UMEM Educational Pearls

Category: Pediatrics

Title: Pyloric Stenosis

Keywords: Pyloric Stenosis (PubMed Search)

Posted: 7/25/2008 by Don Van Wie, DO (Updated: 8/12/2020)
Click here to contact Don Van Wie, DO

Pyloric Stenosis

  • The cause of the hypertrophied pylorus muscle is unknown, but it is usually not present at birth.  Mean onset of symptoms is 2-3 weeks of life, but range can be birth to 5 months with a 4:1 male to female occurrence.
  • Clasic presentation is projectile, nonbilious vomiting of last feed which may be immediate or hours later.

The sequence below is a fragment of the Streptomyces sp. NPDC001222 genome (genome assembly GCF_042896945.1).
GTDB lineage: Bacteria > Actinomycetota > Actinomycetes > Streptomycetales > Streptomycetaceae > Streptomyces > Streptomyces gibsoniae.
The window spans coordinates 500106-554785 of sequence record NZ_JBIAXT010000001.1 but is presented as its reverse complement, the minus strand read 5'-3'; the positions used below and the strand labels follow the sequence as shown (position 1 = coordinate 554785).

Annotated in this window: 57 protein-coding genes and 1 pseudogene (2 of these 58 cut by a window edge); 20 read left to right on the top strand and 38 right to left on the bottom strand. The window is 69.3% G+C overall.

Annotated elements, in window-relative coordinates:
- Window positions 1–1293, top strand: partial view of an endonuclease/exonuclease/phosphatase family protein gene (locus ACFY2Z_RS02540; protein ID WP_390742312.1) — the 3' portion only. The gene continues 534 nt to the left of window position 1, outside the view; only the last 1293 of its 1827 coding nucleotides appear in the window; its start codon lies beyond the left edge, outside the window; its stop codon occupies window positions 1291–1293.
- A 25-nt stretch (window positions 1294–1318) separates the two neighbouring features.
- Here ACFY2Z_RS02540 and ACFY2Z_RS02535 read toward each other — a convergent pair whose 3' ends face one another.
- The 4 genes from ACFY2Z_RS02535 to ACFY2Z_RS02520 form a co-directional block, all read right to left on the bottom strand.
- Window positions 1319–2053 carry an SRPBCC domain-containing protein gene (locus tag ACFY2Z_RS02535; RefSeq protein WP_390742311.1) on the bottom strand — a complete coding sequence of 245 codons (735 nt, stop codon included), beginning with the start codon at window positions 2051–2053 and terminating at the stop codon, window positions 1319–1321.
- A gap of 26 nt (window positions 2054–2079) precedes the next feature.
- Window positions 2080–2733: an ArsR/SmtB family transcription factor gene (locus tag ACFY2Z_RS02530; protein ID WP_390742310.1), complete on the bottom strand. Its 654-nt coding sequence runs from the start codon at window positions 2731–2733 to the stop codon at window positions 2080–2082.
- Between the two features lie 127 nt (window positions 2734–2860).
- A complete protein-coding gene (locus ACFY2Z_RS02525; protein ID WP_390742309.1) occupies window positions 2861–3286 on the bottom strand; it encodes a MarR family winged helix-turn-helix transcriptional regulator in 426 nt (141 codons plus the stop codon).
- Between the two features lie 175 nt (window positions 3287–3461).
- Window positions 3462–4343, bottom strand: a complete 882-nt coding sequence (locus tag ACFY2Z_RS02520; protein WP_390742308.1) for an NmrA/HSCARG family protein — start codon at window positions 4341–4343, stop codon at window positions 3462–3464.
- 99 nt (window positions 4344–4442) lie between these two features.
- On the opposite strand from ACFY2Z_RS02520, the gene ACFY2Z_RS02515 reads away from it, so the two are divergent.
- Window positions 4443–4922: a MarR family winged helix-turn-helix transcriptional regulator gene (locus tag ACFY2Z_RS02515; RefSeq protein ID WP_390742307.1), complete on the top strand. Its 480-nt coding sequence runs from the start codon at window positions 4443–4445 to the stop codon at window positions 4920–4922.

• Pyloric Stenosis is the most common reason for abdominal surgery in the first 6 months of life.
  • Textbook lab abnormality is a Hypochloremic hypokalemic metabolic alkalosis but this is a later finding and can not be used to rule out the diagnosis.
  • Ultrasonography has become the standard imaging technique for diagnosis. It is reliable, highly sensitive, highly specific, and easily performed.
  • Muscle wall thickness 3 mm or greater and pyloric channel length 14 mm or greater are considered abnormal in infants younger than 30 days. 
  • DDX includes :  Normal Regurgitation (all babies do it!!!), GERD, Milk Intorerance, Obstruction (antral webs, volvulus,intussusception)